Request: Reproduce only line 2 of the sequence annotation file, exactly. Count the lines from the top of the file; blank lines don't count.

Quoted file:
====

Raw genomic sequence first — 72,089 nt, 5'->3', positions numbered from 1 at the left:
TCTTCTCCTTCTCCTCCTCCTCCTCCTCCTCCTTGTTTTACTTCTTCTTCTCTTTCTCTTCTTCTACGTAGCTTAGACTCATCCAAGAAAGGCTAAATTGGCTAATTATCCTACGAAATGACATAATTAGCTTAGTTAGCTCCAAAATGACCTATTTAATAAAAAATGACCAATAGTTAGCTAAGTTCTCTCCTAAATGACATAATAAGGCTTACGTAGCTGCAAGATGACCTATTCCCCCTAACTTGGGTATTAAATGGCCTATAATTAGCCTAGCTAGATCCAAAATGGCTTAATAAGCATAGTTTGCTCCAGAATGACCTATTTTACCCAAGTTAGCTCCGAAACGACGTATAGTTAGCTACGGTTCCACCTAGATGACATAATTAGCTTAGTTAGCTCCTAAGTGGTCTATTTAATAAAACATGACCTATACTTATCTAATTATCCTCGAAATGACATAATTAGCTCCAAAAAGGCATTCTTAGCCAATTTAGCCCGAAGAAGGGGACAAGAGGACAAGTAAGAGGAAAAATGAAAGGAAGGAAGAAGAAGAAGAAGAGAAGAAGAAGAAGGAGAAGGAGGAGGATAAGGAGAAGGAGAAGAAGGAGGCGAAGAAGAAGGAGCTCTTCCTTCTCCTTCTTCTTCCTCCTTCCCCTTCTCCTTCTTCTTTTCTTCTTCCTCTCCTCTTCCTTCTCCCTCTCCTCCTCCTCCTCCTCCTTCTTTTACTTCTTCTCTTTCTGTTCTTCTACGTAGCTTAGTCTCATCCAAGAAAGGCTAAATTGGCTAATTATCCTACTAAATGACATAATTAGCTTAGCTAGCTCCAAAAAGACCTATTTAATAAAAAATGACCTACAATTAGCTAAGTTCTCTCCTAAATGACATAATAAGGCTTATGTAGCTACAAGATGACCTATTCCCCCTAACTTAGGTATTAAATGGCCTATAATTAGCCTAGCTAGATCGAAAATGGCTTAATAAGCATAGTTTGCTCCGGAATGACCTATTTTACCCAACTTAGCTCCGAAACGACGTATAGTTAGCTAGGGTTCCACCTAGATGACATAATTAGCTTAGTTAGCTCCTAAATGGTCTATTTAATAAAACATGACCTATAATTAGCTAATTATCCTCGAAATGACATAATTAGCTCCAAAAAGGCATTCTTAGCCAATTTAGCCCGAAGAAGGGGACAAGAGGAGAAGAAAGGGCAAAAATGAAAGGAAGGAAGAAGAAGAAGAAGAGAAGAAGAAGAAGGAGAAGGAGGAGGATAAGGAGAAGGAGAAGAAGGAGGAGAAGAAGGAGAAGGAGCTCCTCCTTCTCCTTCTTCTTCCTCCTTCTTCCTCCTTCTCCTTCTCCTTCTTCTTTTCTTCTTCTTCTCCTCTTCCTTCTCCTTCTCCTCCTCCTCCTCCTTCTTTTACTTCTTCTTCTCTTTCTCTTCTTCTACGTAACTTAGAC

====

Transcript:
TCTTCTCCTTCTCCTCCTCCTCCTCCTCCTCCTTGTTTTACTTCTTCTTCTCTTTCTCTTCTTCTACGTAGCTTAGACTCATCCAAGAAAGGCTAAATTGGCTAATTATCCTACGAAATGACATAATTAGCTTAGTTAGCTCCAAAATGACCTATTTAATAAAAAATGACCAATAGTTAGCTAAGTTCTCTCCTAAATGACATAATAAGGCTTACGTAGCTGCAAGATGACCTATTCCCCCTAACTTGGGTATTAAATGGCCTATAATTAGCCTAGCTAGATCCAAAATGGCTTAATAAGCATAGTTTGCTCCAGAATGACCTATTTTACCCAAGTTAGCTCCGAAACGACGTATAGTTAGCTACGGTTCCACCTAGATGACATAATTAGCTTAGTTAGCTCCTAAGTGGTCTATTTAATAAAACATGACCTATACTTATCTAATTATCCTCGAAATGACATAATTAGCTCCAAAAAGGCATTCTTAGCCAATTTAGCCCGAAGAAGGGGACAAGAGGACAAGTAAGAGGAAAAATGAAAGGAAGGAAGAAGAAGAAGAAGAGAAGAAGAAGAAGGAGAAGGAGGAGGATAAGGAGAAGGAGAAGAAGGAGGCGAAGAAGAAGGAGCTCTTCCTTCTCCTTCTTCTTCCTCCTTCCCCTTCTCCTTCTTCTTTTCTTCTTCCTCTCCTCTTCCTTCTCCCTCTCCTCCTCCTCCTCCTCCTTCTTTTACTTCTTCTCTTTCTGTTCTTCTACGTAGCTTAGTCTCATCCAAGAAAGGCTAAATTGGCTAATTATCCTACTAAATGACATAATTAGCTTAGCTAGCTCCAAAAAGACCTATTTAATAAAAAATGACCTACAATTAGCTAAGTTCTCTCCTAAATGACATAATAAGGCTTATGTAGCTACAAGATGACCTATTCCCCCTAACTTAGGTATTAAATGGCCTATAATTAGCCTAGCTAGATCGAAAATGGCTTAATAAGCATAGTTTGCTCCGGAATGACCTATTTTACCCAACTTAGCTCCGAAACGACGTATAGTTAGCTAGGGTTCCACCTAGATGACATAATTAGCTTAGTTAGCTCCTAAATGGTCTATTTAATAAAACATGACCTATAATTAGCTAATTATCCTCGAAATGACATAATTAGCTCCAAAAAGGCATTCTTAGCCAATTTAGCCCGAAGAAGGGGACAAGAGGAGAAGAAAGGGCAAAAATGAAAGGAAGGAAGAAGAAGAAGAAGAGAAGAAGAAGAAGGAGAAGGAGGAGGATAAGGAGAAGGAGAAGAAGGAGGAGAAGAAGGAGAAGGAGCTCCTCCTTCTCCTTCTTCTTCCTCCTTCTTCCTCCTTCTCCTTCTCCTTCTTCTTTTCTTCTTCTTCTCCTCTTCCTTCTCCTTCTCCTCCTCCTCCTCCTTCTTTTACTTCTTCTTCTCTTTCTCTTCTTCTACGTAACTTAGAC